According to the Netziv, perhaps, if in the future, there will be a need to be מקדש שם שמים by bringing traffic to a halt and the Egged buses to a standstill, etc., they should have the Ziknei Roshei Yeshiva be the ones who sit down on the pavement in the middle of the street instead of having14-year-old Bachurim doing it.

שו"ת משיב דבר חלק א סימן מד

והרי לוי ופנחס שניהם קנאו על הזנות ומסרו נפשם ע"ז, והנה פנחס עלה בשביל זה לגרם המעלות ולוי גער בו אביו וכיב"ז הרבה והוא משום שנדרש לזה דיוק רב לשקול הפעולה לפי הזמן והמקום וגם בכמה דברים נדרש לדעת כללי התורה שאינם מבוארים כ"כ, ע"כ א"א להיות חסיד בזה האופן אלא אחר הגיון תורה
….שו"ת משיב דבר חלק א סימן מד
ובכל אופני חסידות שנינו באבות (פרק ב' מ"ה) ולא עם הארץ חסיד:

Sunday, July 14, 2019


[[OOL part 2 - same author]]

Time Out

James Tour is a synthetic organic chemist at Rice University.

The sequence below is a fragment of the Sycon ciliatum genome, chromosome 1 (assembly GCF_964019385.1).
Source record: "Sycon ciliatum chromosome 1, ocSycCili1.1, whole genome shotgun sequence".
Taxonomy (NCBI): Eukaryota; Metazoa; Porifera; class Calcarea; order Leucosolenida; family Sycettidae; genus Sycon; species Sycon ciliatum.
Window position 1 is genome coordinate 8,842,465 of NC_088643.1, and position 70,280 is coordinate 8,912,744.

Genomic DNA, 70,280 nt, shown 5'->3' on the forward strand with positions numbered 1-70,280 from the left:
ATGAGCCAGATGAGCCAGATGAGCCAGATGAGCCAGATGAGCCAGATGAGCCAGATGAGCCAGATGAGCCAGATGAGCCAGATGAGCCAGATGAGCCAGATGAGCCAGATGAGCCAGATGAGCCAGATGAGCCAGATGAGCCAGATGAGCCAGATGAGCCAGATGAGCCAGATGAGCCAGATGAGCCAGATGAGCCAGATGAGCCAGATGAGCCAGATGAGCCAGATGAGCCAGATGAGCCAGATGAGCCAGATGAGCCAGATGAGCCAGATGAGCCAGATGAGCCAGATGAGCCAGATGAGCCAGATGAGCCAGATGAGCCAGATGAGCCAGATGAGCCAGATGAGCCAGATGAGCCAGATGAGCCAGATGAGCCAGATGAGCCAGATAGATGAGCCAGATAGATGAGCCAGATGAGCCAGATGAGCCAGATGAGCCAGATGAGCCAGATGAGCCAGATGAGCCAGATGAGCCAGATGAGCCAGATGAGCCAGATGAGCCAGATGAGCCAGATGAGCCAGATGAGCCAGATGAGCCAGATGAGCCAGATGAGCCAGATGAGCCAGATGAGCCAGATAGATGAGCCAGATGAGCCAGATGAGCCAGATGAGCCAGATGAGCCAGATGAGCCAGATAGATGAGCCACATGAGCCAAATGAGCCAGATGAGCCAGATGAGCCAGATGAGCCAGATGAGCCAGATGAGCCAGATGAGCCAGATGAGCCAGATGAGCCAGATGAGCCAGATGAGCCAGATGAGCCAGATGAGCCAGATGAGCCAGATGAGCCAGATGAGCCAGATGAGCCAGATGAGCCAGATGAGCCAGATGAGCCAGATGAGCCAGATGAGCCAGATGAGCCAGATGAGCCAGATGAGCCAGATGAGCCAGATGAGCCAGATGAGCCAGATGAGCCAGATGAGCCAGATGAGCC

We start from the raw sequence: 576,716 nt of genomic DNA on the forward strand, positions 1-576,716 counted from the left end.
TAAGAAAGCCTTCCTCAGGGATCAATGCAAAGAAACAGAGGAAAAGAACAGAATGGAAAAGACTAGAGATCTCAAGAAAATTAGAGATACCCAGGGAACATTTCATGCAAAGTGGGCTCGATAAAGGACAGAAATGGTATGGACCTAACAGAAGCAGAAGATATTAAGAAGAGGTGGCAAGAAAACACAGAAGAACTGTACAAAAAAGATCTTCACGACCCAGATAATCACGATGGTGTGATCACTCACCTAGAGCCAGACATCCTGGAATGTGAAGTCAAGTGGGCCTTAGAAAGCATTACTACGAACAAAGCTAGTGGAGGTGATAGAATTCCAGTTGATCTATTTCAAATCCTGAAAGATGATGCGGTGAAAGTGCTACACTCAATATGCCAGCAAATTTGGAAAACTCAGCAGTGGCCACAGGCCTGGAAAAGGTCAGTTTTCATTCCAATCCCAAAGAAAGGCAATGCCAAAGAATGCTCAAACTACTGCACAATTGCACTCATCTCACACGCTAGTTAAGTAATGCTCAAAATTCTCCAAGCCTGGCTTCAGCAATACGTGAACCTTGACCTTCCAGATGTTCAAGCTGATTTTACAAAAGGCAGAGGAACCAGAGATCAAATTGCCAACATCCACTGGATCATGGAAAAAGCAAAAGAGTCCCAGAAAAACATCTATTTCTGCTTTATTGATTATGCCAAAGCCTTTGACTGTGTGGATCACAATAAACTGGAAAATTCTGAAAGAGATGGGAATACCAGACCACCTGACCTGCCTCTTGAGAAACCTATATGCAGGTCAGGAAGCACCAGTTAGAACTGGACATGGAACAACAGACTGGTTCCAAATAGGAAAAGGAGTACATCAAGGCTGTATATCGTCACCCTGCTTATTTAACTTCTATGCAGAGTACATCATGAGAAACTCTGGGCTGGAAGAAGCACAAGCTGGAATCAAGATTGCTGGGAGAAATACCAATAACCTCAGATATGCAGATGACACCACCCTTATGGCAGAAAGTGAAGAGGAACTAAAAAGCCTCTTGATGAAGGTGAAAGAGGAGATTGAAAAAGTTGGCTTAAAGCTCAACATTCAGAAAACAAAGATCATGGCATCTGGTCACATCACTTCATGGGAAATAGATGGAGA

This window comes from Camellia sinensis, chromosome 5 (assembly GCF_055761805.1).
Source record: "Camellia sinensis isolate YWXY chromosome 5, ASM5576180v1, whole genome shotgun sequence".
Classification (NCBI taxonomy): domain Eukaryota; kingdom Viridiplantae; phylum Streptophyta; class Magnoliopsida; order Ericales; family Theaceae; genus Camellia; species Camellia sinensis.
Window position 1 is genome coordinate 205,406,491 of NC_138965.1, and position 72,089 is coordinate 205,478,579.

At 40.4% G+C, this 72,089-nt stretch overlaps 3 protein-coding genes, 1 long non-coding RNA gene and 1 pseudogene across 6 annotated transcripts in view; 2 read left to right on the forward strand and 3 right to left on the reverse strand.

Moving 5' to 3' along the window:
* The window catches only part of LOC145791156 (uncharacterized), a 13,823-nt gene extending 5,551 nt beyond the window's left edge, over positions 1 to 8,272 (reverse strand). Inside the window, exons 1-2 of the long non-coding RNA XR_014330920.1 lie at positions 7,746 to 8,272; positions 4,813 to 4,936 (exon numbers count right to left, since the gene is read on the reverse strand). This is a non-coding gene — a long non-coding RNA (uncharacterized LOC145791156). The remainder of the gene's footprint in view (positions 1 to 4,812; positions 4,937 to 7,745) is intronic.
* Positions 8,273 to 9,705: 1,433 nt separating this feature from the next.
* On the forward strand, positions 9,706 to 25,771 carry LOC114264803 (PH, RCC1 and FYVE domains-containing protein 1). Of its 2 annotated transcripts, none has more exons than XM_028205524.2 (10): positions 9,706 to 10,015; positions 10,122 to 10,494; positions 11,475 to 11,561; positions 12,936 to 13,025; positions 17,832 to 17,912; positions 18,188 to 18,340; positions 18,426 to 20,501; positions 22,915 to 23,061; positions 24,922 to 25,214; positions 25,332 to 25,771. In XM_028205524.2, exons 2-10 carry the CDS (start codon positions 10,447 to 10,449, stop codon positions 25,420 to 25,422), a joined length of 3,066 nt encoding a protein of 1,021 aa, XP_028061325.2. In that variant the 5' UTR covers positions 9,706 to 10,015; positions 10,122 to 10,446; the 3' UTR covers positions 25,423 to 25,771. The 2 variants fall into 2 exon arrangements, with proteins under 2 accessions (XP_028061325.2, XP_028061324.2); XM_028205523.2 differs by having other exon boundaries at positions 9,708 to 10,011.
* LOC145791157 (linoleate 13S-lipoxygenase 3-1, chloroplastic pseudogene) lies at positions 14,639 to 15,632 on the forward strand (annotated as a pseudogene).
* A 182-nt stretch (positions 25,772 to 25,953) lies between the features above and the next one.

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IN 1952, Stanley Miller and Harold Urey derived a number of racemic amino acids from a handful of small molecules. These were electrifying results because they suggested that the methods of synthetic chemistry might finally explain the origins of life. The excitement was justified, but premature.1 Origins of life (OOL) research has, to be sure, become progressively more sophisticated, but its goal—to explain the origins of life—remains as distant today as it was in 1952. This is not surprising. The protocols in use have remained unchanged: buyhighly purified chemicals; mix them together in high concentrations and in a specific order under carefully devised laboratory conditions; derive a mixture of compounds; and publish a paper making bold claims about OOL. These protocols are as unrealistic as they are unimproved.